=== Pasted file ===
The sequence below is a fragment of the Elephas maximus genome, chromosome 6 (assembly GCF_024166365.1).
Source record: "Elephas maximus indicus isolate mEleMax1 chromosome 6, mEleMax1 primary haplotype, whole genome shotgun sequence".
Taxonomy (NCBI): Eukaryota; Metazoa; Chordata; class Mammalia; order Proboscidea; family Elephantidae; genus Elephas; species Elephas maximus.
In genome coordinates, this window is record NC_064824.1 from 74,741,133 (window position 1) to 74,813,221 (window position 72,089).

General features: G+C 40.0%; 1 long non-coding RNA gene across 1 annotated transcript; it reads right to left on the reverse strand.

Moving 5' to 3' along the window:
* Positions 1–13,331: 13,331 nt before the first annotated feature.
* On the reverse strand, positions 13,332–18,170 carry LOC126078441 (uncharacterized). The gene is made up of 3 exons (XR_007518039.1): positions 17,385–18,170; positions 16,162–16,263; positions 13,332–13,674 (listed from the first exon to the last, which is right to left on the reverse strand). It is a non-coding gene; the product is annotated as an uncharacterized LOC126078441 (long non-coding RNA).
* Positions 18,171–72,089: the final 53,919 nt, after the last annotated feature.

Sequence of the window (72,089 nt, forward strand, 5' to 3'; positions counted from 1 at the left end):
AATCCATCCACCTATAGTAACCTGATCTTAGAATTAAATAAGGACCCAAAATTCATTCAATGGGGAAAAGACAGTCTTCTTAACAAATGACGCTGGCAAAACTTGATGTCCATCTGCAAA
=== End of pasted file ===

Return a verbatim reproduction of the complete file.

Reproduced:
The sequence below is a fragment of the Elephas maximus genome, chromosome 6 (assembly GCF_024166365.1).
Source record: "Elephas maximus indicus isolate mEleMax1 chromosome 6, mEleMax1 primary haplotype, whole genome shotgun sequence".
Taxonomy (NCBI): Eukaryota; Metazoa; Chordata; class Mammalia; order Proboscidea; family Elephantidae; genus Elephas; species Elephas maximus.
In genome coordinates, this window is record NC_064824.1 from 74,741,133 (window position 1) to 74,813,221 (window position 72,089).

General features: G+C 40.0%; 1 long non-coding RNA gene across 1 annotated transcript; it reads right to left on the reverse strand.

Moving 5' to 3' along the window:
* Positions 1–13,331: 13,331 nt before the first annotated feature.
* On the reverse strand, positions 13,332–18,170 carry LOC126078441 (uncharacterized). The gene is made up of 3 exons (XR_007518039.1): positions 17,385–18,170; positions 16,162–16,263; positions 13,332–13,674 (listed from the first exon to the last, which is right to left on the reverse strand). It is a non-coding gene; the product is annotated as an uncharacterized LOC126078441 (long non-coding RNA).
* Positions 18,171–72,089: the final 53,919 nt, after the last annotated feature.

Sequence of the window (72,089 nt, forward strand, 5' to 3'; positions counted from 1 at the left end):
AATCCATCCACCTATAGTAACCTGATCTTAGAATTAAATAAGGACCCAAAATTCATTCAATGGGGAAAAGACAGTCTTCTTAACAAATGACGCTGGCAAAACTTGATGTCCATCTGCAAA